Lt. Colonel John Sheppard shivered in the cool breeze. Above him, stars blinked and twinkled in cadence to the lap of the ocean. It still seemed weird to not have a moon shining above on nights like this. But he was getting used to it.
He leaned forward, resting his arms on the metal railing of the balcony. He had left Elizabeth a few minutes ago, after sharing a fairly edible dinner and some light conversation. Neither of them had mentioned this morning, or nightmares, or responsibilities. Instead, they shared funny stories and laughed and ate. John felt like he had actually managed to banish the events of the day from his memory, and had returned to his room, his heart light and his mind at peace.
Still….he was a bit nervous about going to bed. Falling asleep. And dreaming. What if the nightmare came back, with all the horror and guilt and pain? God knows he didn't want to relive it night after night.
Elizabeth had reminded him that if he needed to talk, he was to call her, no matter what time it was. He had agreed, but, now, he wondered if he really would trouble her, wake her in the dead of night, needing her comfort, her compassion, her quiet reassurance that everything was still okay. A part of him was uncomfortable with the idea of revealing his weaknesses and fears to another – especially Elizabeth. He preferred maintaining his image of a strong protector.
But Kate Heightmeyer had been right about one thing – talking did seem to help. There was something about sharing your fears, and realizing that almost everyone else suffered the same as you did, that somehow made it a bit easier to bear. And, he had to admit, if he was going to talk to anyone, it would be either Elizabeth or Rodney.
Thinking about the physicist, John felt a tremor of worry. He would have to figure out a way to get McKay to open up a bit more; it bothered John that Rodney still considered leaving Atlantis. Whether Rodney liked it or not, he was needed here. All three of them were.
John's dream returned to him, and the memory of the decision he had been forced to make. He had watched, his heart breaking, as Rodney McKay had cried out in pain, his anguish a living thing, as Elizabeth had sagged in his arms, blood spilling from her chest. Within moments, she had been dead, and John could see Rodney screaming her name over and over. Finally, the scientist had dropped to his knees, cradling the body of the expedition leader, tears of rage pouring down his face. Rodney had turned to the window, turned to John, loss and confusion and desolation in the scientist's blue eyes.
'Why?" Rodney had asked, although John couldn't hear his voice. He shuddered as he recalled that moment. Now, hours later, and awake, and fully aware that it was all a dream, he still found himself cringing at the accusing look in Rodney's eyes, praying that the scientist couldn't see through the window, and realize that John was responsible for murdering Elizabeth.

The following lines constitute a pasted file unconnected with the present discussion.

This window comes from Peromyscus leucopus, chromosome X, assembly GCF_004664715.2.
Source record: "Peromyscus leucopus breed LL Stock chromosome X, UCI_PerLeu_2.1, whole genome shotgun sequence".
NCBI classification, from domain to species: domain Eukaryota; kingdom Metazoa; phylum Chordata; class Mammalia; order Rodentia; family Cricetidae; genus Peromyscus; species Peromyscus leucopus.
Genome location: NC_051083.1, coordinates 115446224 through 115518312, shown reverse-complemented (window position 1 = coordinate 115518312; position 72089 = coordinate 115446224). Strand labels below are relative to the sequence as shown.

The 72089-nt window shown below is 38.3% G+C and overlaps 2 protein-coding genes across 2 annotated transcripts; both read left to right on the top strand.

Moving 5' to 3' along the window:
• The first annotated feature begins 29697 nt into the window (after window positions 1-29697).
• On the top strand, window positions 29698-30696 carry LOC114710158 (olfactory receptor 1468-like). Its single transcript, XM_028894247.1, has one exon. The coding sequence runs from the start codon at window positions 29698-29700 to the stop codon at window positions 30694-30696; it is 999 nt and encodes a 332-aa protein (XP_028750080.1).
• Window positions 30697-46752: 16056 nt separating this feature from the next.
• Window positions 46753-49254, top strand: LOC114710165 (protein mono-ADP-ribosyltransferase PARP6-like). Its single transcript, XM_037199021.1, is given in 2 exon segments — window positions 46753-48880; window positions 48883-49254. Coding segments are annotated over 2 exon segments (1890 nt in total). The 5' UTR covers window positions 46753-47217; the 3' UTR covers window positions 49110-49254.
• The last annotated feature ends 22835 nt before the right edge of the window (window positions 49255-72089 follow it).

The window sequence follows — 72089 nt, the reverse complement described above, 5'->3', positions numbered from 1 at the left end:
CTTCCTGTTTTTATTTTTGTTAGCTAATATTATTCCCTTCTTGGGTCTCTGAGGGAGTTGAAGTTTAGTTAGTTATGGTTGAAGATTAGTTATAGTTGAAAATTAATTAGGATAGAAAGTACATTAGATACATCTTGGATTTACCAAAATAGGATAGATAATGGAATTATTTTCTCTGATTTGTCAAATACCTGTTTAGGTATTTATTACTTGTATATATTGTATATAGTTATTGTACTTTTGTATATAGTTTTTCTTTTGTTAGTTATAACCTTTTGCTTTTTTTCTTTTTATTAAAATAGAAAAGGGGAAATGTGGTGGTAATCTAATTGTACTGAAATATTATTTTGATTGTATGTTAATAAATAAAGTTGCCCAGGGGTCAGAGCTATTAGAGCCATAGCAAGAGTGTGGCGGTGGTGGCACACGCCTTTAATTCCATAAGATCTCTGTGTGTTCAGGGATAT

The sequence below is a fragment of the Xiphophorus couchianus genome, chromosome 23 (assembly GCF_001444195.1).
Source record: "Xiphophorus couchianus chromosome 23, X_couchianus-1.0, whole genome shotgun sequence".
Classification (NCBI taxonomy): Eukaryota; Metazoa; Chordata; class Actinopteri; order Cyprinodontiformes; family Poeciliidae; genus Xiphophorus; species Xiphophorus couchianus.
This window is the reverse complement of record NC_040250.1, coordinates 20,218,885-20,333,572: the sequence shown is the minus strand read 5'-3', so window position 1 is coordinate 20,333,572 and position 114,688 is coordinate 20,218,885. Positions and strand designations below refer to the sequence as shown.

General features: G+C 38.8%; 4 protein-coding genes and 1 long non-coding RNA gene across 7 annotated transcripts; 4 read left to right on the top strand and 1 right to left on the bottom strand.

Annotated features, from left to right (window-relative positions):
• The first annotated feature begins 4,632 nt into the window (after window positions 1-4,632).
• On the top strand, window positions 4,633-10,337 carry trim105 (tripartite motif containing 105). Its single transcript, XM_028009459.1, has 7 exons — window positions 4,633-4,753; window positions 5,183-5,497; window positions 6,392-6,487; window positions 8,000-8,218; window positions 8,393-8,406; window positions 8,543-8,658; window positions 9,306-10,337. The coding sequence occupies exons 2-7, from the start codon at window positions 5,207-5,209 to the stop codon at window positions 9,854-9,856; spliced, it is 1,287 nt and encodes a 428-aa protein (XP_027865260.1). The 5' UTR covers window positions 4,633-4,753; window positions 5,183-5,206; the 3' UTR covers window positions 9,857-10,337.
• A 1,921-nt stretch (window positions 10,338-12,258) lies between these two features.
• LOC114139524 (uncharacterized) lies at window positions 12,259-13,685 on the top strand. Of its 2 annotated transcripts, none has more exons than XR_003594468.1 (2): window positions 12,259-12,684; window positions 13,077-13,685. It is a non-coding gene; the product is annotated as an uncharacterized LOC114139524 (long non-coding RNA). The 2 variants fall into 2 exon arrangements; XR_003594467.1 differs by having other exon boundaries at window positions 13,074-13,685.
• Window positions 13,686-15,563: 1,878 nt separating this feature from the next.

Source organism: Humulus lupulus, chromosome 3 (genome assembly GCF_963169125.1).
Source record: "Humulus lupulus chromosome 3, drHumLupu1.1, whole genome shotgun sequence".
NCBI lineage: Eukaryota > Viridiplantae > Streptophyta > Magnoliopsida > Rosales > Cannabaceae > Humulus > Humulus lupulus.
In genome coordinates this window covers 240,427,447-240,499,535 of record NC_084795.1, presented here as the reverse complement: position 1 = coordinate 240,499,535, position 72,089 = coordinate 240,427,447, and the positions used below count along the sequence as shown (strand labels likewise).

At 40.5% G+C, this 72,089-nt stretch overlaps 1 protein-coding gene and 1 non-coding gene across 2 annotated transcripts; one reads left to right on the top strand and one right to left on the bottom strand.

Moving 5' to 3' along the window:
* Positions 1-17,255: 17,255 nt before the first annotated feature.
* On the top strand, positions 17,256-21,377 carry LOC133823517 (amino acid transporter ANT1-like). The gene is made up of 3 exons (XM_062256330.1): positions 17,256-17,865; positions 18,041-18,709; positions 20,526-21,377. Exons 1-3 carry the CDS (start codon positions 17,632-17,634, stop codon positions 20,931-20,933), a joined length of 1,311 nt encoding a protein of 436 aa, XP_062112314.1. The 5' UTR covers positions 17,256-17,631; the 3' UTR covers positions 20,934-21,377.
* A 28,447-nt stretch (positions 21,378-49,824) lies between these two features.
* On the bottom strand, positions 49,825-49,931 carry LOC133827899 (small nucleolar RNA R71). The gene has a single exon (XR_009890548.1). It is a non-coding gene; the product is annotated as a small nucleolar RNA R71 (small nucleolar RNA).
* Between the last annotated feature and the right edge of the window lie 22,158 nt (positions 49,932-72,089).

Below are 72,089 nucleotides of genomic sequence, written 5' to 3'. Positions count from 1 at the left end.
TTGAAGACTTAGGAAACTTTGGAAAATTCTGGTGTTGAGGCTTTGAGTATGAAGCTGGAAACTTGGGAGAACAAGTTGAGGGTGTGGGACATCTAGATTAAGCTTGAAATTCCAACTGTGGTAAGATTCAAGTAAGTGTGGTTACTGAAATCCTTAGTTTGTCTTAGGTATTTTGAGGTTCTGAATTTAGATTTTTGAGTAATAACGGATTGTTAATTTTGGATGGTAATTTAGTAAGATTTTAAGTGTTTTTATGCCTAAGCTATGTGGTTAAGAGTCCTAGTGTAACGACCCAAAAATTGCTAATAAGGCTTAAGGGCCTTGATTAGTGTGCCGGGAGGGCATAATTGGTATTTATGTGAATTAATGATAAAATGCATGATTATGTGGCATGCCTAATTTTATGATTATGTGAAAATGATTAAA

Sheppard pulled in a sigh. Elizabeth had known what his decision was – and had approved. Rodney, too – or he would have never insisted that John select Elizabeth. Somehow, in his eyes or by his choice of words, they had figured out who the protector of Atlantis had chosen to live. Even if it was only in a dream.
John closed the door to the balcony, and sat on the edge of his bed. How did that old saying go? Even if you decide not to choose, you still have made a choice. Or something like that. When he made the decision to return to Atlantis, most of it was based on the fact that he would be accompanied by Rodney McKay and Elizabeth Weir. If they hadn't returned, John wasn't sure if he would be here now.
Hence his nightmare; what would he do if either one was lost or killed? And what if he was the one ultimately responsible for their death? Could he move on, accept the guilt, deal with the aftermath? Or had he become so reliant on McKay's last-minute brilliant ideas, or Elizabeth's cool and calm in the midst of chaos, that to lose one of them was to lose an irreplaceable part of himself? John shook his head. He didn't want to know.
John undressed, crawled under his bedcovers and mentally dimmed the lights. He closed his eyes, relaxing, listening to the sounds of Atlantis at night. As sleep started to overcome him, he vowed to keep everyone on Atlantis, but especially Rodney McKay and Elizabeth Weir, safe and healthy. If it came down to it, he would give his own life to make that happen. 'That's my choice,' he thought.
And John Sheppard slept.
A/N – Yeah, yeah, I chose Rodney to live. Like most of you, I really do believe the man is somewhat irreplaceable. Thanks for all the kind feedback and ideas. KKG.